Interview with TOS Fellow – Martin Binks, PhD, FTOS

Interview with TOS Fellow – Martin Binks, PhD, FTOS

Here are some questions and answers from our interview with TOS Fellow Martin Binks, PhD, FTOS, Associate Professor of Nutritional Sciences at the Behavioral Medicine and Translational Research Lab at Texas Tech University in Lubbock, Texas. Dr. Binks is also Secretary/Treasurer of The Obesity Society.

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Q: What is your title and organizational affiliation?

A: I am an Associate Professor of Nutritional Sciences at the Behavioral Medicine and Translational Research Lab at Texas Tech University in Lubbock, Texas. I am also Secretary/Treasurer of TOS. My educational background includes:

  • Concordia University Montreal Quebec Can. BA 1986 Psychology
  • Fairleigh Dickinson University, Teaneck NJ MA 1999 Clinical Psychology
  • Fairleigh Dickinson University, Teaneck NJ PhD 2002 Clinical Psychology
  • Medical University of South Carolina Internship 1999-2000 Behavioral Medicine
  • Weight Management Center Postdoctoral Fellowship 2000-2003 Obesity Research

 

Q: Please tell us about your current work and your professional developmental trajectory?

A: After many years in academic medical centers (MUSC 1999-2003; Duke 2003-2009) delivering clinical obesity care (behavioral, medical and surgical), directing and developing clinical programs (including strategic business development and administrative activities at Duke), and conducting research from clinical datasets; I became an independent consultant (Binks Behavioral Health PLLC) and continued these activities while adding sponsored research to the portfolio. In Sept 2013 I moved to Texas Tech University as a researcher. I am lucky that I get to work with undergraduate and graduate students in nutritional sciences doing clinical behavioral medicine and translational research along with neuroscience relating to obesity and health behavior. Our department spans basic science through community and extension for a truly transdisciplinary experience.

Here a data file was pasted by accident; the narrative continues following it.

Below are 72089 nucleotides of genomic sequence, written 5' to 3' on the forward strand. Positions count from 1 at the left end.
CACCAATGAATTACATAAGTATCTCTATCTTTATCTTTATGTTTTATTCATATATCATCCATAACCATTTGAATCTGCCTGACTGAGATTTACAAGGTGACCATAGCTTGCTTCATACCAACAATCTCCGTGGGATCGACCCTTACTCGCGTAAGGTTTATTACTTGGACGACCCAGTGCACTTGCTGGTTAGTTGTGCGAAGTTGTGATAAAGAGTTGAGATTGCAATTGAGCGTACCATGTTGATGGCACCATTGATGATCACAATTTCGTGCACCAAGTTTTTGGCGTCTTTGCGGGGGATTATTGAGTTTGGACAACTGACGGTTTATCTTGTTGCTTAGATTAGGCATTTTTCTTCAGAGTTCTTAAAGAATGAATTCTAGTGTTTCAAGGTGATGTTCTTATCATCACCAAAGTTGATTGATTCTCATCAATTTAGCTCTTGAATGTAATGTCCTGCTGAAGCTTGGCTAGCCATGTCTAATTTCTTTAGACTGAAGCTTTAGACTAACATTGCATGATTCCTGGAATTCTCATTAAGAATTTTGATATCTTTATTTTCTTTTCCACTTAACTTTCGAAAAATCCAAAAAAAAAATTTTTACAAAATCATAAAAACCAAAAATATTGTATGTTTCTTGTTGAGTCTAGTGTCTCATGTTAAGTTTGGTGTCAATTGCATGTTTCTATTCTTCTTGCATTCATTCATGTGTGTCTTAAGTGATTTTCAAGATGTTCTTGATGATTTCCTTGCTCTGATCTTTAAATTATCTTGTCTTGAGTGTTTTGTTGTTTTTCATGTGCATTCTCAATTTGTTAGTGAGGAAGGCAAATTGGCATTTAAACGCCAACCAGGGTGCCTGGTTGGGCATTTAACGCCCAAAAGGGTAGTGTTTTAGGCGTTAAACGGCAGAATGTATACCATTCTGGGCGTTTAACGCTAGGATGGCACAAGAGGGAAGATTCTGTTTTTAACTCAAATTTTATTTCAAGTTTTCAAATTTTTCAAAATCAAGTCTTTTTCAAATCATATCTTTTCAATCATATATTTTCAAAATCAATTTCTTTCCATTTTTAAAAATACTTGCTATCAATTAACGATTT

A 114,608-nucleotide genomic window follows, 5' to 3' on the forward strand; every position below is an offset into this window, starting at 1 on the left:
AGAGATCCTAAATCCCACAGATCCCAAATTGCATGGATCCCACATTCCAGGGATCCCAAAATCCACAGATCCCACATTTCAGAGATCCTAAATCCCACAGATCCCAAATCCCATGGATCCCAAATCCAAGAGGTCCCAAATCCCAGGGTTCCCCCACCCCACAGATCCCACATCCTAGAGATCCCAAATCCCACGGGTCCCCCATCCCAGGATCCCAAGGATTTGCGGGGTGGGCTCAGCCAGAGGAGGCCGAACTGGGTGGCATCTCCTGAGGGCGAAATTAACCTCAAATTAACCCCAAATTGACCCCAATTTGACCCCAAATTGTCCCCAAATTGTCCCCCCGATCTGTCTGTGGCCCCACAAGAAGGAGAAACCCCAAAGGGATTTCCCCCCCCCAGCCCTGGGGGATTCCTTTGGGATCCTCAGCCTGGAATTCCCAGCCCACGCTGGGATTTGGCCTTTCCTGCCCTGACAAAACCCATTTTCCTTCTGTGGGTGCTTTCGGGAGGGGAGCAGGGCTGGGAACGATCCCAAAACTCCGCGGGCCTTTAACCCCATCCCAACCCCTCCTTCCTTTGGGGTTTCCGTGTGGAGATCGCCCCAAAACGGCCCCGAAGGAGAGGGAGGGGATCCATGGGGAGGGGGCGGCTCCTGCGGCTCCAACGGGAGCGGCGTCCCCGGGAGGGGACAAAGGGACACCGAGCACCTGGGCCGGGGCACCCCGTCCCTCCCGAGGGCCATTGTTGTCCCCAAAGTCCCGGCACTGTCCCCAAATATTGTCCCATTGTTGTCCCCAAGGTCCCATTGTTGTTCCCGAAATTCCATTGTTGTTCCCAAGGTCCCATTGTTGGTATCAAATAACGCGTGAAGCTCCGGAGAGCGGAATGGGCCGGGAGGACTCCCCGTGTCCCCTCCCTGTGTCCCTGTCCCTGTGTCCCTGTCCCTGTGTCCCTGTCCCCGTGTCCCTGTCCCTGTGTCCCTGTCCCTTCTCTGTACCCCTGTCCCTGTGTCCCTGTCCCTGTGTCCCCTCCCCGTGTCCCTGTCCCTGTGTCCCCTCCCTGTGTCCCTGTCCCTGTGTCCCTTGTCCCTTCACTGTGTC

Q: What is one of your professional or personal qualities that has contributed to your success?

A: Driven, logical and pragmatic.

 

Q: What advice do you have for today's junior obesity researchers?

A: Don't wait for people to hand you opportunities; make them happen. You can do this by actively seeking collaborations, volunteering for service at your institution and reaching out at TOS meetings. I got where I am by simply saying hello to leaders in the field so they started to recognize me, then I volunteered for service to TOS and said yes to just about anything I was asked to do at TOS. I still do that today. My engagement at TOS is directly responsible for multiple professional opportunities and also several job offers over the years.

 

Q: What aspects of obesity research are the most exciting to you right now?

A: Innovation and translation! In my opinion, we need to break down the silos between basic science, clinical science, clinical application, community/public health and advocacy to conceptualize our studies from a transdisciplinary perspective. Bench scientists developing animal models need to conceptualize their work with an eye to clinical (and possibly community) application far down the line. We all need to communicate well with the rest of the care continuum. Similarly, at the level of community we need better understanding of the basic science and how this should inform community intervention and policy discussions. A true translational continuum across disciplines will fuel innovation.

 

Q: What are your favorite things to do when you're not at work?

A: Fast bikes, fast cars, and adrenalin. I also love being "Papa" to my 5 year old granddaughter and 3 year old grandson and all my wonderful family.